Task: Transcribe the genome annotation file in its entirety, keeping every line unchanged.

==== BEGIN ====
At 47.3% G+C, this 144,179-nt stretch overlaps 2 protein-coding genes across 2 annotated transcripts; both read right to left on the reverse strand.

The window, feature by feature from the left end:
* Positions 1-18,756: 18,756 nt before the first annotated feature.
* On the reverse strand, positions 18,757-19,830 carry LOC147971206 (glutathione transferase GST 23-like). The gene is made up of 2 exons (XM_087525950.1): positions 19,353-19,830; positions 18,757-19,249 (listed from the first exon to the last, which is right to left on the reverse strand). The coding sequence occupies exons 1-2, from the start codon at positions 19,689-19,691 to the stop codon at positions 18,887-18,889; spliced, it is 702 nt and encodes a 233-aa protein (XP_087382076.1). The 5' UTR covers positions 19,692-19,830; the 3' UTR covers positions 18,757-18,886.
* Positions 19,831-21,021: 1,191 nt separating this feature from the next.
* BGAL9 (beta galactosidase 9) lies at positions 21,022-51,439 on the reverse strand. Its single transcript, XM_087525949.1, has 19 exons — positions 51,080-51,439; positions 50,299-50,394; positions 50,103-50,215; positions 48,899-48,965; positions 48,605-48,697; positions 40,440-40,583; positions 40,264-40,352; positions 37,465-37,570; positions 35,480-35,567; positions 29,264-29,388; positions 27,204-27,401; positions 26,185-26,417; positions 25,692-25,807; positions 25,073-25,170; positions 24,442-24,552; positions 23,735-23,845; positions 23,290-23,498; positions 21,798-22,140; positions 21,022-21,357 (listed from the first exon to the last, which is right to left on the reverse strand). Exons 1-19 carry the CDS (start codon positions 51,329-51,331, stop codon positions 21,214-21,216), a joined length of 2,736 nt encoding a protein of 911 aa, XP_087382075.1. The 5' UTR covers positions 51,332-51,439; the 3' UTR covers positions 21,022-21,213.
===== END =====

At 47.3% G+C, this 144,179-nt stretch overlaps 2 protein-coding genes across 2 annotated transcripts; both read right to left on the reverse strand.

The window, feature by feature from the left end:
* Positions 1-18,756: 18,756 nt before the first annotated feature.
* On the reverse strand, positions 18,757-19,830 carry LOC147971206 (glutathione transferase GST 23-like). The gene is made up of 2 exons (XM_087525950.1): positions 19,353-19,830; positions 18,757-19,249 (listed from the first exon to the last, which is right to left on the reverse strand). The coding sequence occupies exons 1-2, from the start codon at positions 19,689-19,691 to the stop codon at positions 18,887-18,889; spliced, it is 702 nt and encodes a 233-aa protein (XP_087382076.1). The 5' UTR covers positions 19,692-19,830; the 3' UTR covers positions 18,757-18,886.
* Positions 19,831-21,021: 1,191 nt separating this feature from the next.
* BGAL9 (beta galactosidase 9) lies at positions 21,022-51,439 on the reverse strand. Its single transcript, XM_087525949.1, has 19 exons — positions 51,080-51,439; positions 50,299-50,394; positions 50,103-50,215; positions 48,899-48,965; positions 48,605-48,697; positions 40,440-40,583; positions 40,264-40,352; positions 37,465-37,570; positions 35,480-35,567; positions 29,264-29,388; positions 27,204-27,401; positions 26,185-26,417; positions 25,692-25,807; positions 25,073-25,170; positions 24,442-24,552; positions 23,735-23,845; positions 23,290-23,498; positions 21,798-22,140; positions 21,022-21,357 (listed from the first exon to the last, which is right to left on the reverse strand). Exons 1-19 carry the CDS (start codon positions 51,329-51,331, stop codon positions 21,214-21,216), a joined length of 2,736 nt encoding a protein of 911 aa, XP_087382075.1. The 5' UTR covers positions 51,332-51,439; the 3' UTR covers positions 21,022-21,213.